By Chris Stonor
Providing air taxis for players and patrons attending the 2027 Ryder Cup in Adare Manor is an achievable target, according to a new Shannon-based aviation consortium, reports clarechampion.ie.
Skyports, Future Mobility Campus Ireland (FMCI), Avtrain and Shannon Group have joined forces to establish Ireland’s first passenger and cargo vertiport at Shannon’s FMCI, encouraging participation and investment in Ireland’s Advanced Aerial Mobility (AAM) industry. Their goal is the establishment of the country’s first air taxi service and beyond visual line of sight (BVLOS) drone operations.
The Ryder Cup is just one of the various exciting enterprises planned by the new group, leading a revolution in how air taxis and unmanned drones will completely change aviation over the coming years.
Russell Vickers, CEO of FMCI, comments, “Someone coming off a jet in Shannon Airport will be able then to take an air-taxi to fly to Adare Manor or somewhere close like the Aran Islands.”
He continues, “These electric aircraft will be able to transport people up to 200 kilometres. These services could be used to service the whole West coast of Ireland, particularly places like the Aran Islands, West Kerry and West Clare.”
Vickers explains, “There will never be a motorway built to Lahinch and no one would want that. These locations are rural areas that can be hard to access from Shannon Airport. They are called air taxis because the operators want to make the price per mile very competitive like what a taxi would cost. We think Ireland is very well suited for this new industry.”
In the long term, he says eVTOL companies want to reduce the price per mile to make air taxis affordable for everyone and not just the wealthy. FMCI want these companies to trial and certify their new aircraft in Shannon.
With a scheduled opening at the end of March, the new Shannon Vertiport (SV), which is “the first of its kind in Ireland and one of the first in Europe”, according to Vickers, will be well placed to drive innovation in the development of eVTOL aircraft.
The SV is to include a Control Operations Centre and take-off and landing area as well as communications equipment to track drones. It will have eight landing zones as part of the test bed. The initial focus is on facilitating bigger drones that can carry up to 30 kilos.
In 2019, FCMI was awarded EUR800,000 funding from Enterprise Ireland under the Regional Enterprise Transition Scheme to build this vertiport. In Phase Two, FMCI will be looking at developing charging infrastructure and operational facilities to manage passengers rather like a mini airport.
Vickers says the Shannon region has a huge potential to shape future research and development of Advanced Aerial Mobility. “FMCI is working with global companies on the development of advanced aerial mobility. There is a lot of global interest in this aviation innovation. FMCI are also part of EU projects researching the best way to manage manned and unmanned traffic together.”
Julie Garland, CEO of Avtrain, believes these aviation developments provide exciting new opportunities for businesses and travellers.
She remarks, “We live on a relatively small island in European terms. The distances we need to travel from one end of the island to the other are relatively small. Travelling short distance journeys of a few hundred kilometres by air will take minutes rather than hours.” Garland adds, “We could be travelling at speeds of up to 180 kilometres an hour compared to much lower ones on our roads.”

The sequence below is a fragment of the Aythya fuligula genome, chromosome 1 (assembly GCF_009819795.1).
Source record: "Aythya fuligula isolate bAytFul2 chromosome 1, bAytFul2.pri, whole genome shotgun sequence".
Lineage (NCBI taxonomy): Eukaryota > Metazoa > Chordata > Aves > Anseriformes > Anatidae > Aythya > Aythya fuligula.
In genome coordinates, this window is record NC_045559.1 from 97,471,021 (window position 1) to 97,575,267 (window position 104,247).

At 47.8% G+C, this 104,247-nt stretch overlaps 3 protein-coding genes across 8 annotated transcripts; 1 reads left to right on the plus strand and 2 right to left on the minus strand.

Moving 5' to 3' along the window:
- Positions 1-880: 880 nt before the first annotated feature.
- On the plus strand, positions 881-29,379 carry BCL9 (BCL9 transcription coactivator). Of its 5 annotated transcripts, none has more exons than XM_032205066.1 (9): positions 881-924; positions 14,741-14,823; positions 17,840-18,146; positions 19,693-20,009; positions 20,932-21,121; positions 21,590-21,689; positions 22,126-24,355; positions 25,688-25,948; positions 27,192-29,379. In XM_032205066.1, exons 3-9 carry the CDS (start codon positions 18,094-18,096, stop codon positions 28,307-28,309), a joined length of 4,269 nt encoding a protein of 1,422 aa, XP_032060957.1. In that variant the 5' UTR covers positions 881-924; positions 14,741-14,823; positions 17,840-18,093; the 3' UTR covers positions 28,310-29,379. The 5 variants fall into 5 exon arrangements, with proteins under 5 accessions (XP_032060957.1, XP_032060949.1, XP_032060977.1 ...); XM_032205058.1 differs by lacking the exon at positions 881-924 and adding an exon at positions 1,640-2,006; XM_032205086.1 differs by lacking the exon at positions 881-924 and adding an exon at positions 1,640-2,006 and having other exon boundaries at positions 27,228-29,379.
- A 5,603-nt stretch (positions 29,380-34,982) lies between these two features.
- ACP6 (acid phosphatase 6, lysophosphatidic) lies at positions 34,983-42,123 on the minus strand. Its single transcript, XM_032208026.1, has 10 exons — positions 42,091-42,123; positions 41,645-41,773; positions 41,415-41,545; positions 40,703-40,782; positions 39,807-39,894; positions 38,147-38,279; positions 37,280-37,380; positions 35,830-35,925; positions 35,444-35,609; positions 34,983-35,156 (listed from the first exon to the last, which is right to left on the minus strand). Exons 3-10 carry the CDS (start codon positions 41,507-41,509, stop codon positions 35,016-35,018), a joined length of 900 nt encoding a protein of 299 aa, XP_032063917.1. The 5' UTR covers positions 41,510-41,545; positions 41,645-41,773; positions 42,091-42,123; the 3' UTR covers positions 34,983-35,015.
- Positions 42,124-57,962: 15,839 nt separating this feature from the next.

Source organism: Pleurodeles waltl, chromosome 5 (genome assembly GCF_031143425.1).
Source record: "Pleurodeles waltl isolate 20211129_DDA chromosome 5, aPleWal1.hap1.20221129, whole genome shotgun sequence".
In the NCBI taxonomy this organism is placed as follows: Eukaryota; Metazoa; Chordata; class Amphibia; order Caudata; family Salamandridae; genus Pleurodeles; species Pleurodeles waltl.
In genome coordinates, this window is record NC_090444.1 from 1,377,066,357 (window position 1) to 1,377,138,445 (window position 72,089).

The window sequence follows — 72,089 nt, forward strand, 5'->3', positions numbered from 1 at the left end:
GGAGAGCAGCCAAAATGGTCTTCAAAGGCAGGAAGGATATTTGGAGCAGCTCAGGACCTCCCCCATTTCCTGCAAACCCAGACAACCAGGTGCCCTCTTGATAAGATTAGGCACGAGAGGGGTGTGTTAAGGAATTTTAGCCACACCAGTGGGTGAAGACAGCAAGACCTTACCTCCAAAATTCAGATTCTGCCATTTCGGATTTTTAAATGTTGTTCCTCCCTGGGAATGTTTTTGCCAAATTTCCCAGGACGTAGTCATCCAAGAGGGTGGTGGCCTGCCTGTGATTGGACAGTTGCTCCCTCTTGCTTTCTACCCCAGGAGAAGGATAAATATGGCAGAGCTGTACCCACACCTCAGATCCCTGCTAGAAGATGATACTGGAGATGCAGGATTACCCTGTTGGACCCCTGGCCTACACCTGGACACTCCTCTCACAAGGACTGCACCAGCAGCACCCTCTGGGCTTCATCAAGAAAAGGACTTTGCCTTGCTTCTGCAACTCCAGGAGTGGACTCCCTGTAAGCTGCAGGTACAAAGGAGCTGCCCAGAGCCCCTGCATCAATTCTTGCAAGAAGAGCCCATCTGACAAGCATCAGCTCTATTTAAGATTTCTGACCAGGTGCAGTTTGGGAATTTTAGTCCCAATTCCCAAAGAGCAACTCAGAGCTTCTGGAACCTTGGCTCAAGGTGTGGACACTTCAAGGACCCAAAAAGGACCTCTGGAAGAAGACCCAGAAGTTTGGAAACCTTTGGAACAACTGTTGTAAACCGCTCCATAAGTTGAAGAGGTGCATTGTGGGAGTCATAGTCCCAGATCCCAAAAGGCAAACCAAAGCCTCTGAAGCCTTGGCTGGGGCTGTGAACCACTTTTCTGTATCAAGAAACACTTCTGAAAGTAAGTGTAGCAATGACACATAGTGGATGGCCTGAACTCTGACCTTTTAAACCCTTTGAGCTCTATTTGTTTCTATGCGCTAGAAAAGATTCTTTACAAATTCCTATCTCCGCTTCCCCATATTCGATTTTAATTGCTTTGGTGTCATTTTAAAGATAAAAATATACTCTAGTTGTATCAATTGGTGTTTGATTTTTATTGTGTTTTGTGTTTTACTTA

Last October, the consortium plus FedEx came together for Proof of Concept flights from FMCI’s base at Shannon Airport to Foynes Port operating up to 30 BVLOS flights per day to demonstrate the use case for integrating drones into supply chain logistics. The 30-day trial involved BVLOS where the unmanned aircraft took off and flew by itself, once it was given the all clear by Air Traffic Control.
For the purpose of the trial, a FedEx spokeswoman explained only test shipments were loaded onto the drones, which completed this journey in 13 minutes compared to at least 50 minutes by road outside peak times. FedEx sees the potential to cut delivery times for certain types of packages for particular areas. She says, “New innovations are constantly being tested at FedEx to expand the company’s technology portfolio. Testing of autonomous technology continues through a variety of pilot programs, including this trial with Skyport last October.”
Vickers explains, “New European regulations have been introduced to manage drone and regular air traffic. There will be an Air Traffic Management System for drones like commercial jets. These two systems will talk to each other to manage traffic lanes.
He continues, “A lot of interesting research and technology will emerge as we are at the start of this journey. We think there is a lot of potential for new companies to come to Shannon.”
Deputy Cathal Crowe recently asked the Tánaiste and Minister for Enterprise, Trade and Employment, Leo Varadkar, if his Department (IDA) has endeavoured to attract sustainable and new aviation industries relating to craft such as drones to County Clare. Minister Varadkar replied, “Despite the devastation of the pandemic to the international travel industry, IDA has continued to market Shannon and the Mid-West for aviation-related activities.” Adding, “Should current market trends continue to improve globally, the future of the Shannon cluster looks positive, and we look forward to supporting new activities and client companies in the months to come.”
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